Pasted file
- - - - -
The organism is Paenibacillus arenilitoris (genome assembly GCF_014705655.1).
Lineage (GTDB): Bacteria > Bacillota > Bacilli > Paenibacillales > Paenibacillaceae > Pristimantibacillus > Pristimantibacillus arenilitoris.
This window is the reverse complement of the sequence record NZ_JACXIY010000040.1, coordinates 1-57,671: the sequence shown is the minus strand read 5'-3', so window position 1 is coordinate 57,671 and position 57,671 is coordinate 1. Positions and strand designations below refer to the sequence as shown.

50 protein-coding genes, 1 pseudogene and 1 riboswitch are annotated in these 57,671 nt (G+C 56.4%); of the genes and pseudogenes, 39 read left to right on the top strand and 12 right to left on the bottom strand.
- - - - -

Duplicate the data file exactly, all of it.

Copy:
The organism is Paenibacillus arenilitoris (genome assembly GCF_014705655.1).
Lineage (GTDB): Bacteria > Bacillota > Bacilli > Paenibacillales > Paenibacillaceae > Pristimantibacillus > Pristimantibacillus arenilitoris.
This window is the reverse complement of the sequence record NZ_JACXIY010000040.1, coordinates 1-57,671: the sequence shown is the minus strand read 5'-3', so window position 1 is coordinate 57,671 and position 57,671 is coordinate 1. Positions and strand designations below refer to the sequence as shown.

50 protein-coding genes, 1 pseudogene and 1 riboswitch are annotated in these 57,671 nt (G+C 56.4%); of the genes and pseudogenes, 39 read left to right on the top strand and 12 right to left on the bottom strand.